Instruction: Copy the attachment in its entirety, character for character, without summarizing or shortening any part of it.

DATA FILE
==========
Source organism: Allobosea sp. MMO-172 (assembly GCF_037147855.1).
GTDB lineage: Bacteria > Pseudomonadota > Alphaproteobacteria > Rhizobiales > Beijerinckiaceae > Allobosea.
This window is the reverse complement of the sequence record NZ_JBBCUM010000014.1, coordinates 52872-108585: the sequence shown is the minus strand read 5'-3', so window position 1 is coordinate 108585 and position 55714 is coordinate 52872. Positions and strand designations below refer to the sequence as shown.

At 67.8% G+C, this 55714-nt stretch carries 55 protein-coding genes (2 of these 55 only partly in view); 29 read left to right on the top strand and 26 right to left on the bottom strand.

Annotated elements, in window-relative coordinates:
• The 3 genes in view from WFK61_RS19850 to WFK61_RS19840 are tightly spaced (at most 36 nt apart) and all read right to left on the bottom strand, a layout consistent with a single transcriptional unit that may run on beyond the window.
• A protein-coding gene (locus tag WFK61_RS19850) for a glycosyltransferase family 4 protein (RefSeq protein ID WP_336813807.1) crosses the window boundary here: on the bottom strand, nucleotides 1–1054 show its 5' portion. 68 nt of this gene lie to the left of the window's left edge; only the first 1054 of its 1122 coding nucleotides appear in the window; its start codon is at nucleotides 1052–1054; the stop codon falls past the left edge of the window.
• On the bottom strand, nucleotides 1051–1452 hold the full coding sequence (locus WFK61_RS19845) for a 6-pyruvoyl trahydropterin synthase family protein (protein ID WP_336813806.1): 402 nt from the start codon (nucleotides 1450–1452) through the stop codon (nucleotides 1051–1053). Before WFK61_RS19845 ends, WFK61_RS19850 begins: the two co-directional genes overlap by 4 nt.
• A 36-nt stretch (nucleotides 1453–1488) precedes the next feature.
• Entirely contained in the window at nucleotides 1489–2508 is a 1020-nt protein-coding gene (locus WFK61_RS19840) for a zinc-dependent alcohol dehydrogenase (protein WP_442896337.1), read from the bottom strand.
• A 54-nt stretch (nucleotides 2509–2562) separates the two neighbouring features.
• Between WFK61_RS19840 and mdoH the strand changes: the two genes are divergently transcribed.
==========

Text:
Source organism: Allobosea sp. MMO-172 (assembly GCF_037147855.1).
GTDB lineage: Bacteria > Pseudomonadota > Alphaproteobacteria > Rhizobiales > Beijerinckiaceae > Allobosea.
This window is the reverse complement of the sequence record NZ_JBBCUM010000014.1, coordinates 52872-108585: the sequence shown is the minus strand read 5'-3', so window position 1 is coordinate 108585 and position 55714 is coordinate 52872. Positions and strand designations below refer to the sequence as shown.

At 67.8% G+C, this 55714-nt stretch carries 55 protein-coding genes (2 of these 55 only partly in view); 29 read left to right on the top strand and 26 right to left on the bottom strand.

Annotated elements, in window-relative coordinates:
• The 3 genes in view from WFK61_RS19850 to WFK61_RS19840 are tightly spaced (at most 36 nt apart) and all read right to left on the bottom strand, a layout consistent with a single transcriptional unit that may run on beyond the window.
• A protein-coding gene (locus tag WFK61_RS19850) for a glycosyltransferase family 4 protein (RefSeq protein ID WP_336813807.1) crosses the window boundary here: on the bottom strand, nucleotides 1–1054 show its 5' portion. 68 nt of this gene lie to the left of the window's left edge; only the first 1054 of its 1122 coding nucleotides appear in the window; its start codon is at nucleotides 1052–1054; the stop codon falls past the left edge of the window.
• On the bottom strand, nucleotides 1051–1452 hold the full coding sequence (locus WFK61_RS19845) for a 6-pyruvoyl trahydropterin synthase family protein (protein ID WP_336813806.1): 402 nt from the start codon (nucleotides 1450–1452) through the stop codon (nucleotides 1051–1053). Before WFK61_RS19845 ends, WFK61_RS19850 begins: the two co-directional genes overlap by 4 nt.
• A 36-nt stretch (nucleotides 1453–1488) precedes the next feature.
• Entirely contained in the window at nucleotides 1489–2508 is a 1020-nt protein-coding gene (locus WFK61_RS19840) for a zinc-dependent alcohol dehydrogenase (protein WP_442896337.1), read from the bottom strand.
• A 54-nt stretch (nucleotides 2509–2562) separates the two neighbouring features.
• Between WFK61_RS19840 and mdoH the strand changes: the two genes are divergently transcribed.